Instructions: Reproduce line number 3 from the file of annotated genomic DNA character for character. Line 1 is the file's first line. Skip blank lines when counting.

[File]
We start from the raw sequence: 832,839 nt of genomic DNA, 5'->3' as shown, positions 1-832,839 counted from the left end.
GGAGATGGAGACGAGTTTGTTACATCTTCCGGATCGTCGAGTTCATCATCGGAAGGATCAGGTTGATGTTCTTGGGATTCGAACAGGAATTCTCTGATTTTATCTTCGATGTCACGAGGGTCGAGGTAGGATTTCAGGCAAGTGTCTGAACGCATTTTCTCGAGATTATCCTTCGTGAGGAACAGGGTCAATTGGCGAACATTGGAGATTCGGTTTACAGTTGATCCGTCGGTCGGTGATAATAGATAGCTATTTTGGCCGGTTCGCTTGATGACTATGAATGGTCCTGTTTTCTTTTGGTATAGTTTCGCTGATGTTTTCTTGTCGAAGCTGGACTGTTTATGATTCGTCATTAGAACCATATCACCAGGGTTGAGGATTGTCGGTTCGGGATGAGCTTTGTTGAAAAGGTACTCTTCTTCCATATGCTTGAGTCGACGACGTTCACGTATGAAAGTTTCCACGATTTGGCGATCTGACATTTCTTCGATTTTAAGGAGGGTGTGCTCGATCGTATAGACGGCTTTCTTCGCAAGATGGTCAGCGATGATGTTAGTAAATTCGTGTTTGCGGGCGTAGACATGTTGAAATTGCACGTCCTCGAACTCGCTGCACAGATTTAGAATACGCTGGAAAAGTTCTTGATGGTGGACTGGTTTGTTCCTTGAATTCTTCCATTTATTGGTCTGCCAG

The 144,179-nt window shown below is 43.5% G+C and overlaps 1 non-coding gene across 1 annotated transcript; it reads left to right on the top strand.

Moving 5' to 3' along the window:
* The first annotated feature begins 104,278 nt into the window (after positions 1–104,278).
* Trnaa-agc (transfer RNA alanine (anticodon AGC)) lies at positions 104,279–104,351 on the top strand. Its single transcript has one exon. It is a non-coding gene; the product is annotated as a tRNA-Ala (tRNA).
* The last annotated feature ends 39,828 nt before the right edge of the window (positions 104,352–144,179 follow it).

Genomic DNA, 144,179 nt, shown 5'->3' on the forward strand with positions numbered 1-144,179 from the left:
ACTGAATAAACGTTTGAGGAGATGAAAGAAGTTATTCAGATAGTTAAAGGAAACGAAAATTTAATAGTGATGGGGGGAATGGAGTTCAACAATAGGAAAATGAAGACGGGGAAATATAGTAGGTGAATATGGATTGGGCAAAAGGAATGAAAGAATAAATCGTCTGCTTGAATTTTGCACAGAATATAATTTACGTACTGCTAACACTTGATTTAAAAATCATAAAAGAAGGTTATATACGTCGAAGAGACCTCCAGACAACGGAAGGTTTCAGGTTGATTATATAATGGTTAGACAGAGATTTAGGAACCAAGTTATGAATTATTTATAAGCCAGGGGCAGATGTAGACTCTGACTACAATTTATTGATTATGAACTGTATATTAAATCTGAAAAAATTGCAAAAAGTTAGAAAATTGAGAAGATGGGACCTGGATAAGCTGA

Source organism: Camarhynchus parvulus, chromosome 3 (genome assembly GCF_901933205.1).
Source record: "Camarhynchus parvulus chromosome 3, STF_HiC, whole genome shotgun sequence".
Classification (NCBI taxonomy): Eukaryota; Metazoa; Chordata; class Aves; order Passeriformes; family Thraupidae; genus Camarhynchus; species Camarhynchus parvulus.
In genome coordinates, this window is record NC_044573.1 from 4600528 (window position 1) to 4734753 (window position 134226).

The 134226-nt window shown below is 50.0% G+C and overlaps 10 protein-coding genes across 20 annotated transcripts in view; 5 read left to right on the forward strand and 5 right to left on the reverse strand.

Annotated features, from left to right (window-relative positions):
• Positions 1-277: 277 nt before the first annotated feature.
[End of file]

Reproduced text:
The 144,179-nt window shown below is 43.5% G+C and overlaps 1 non-coding gene across 1 annotated transcript; it reads left to right on the top strand.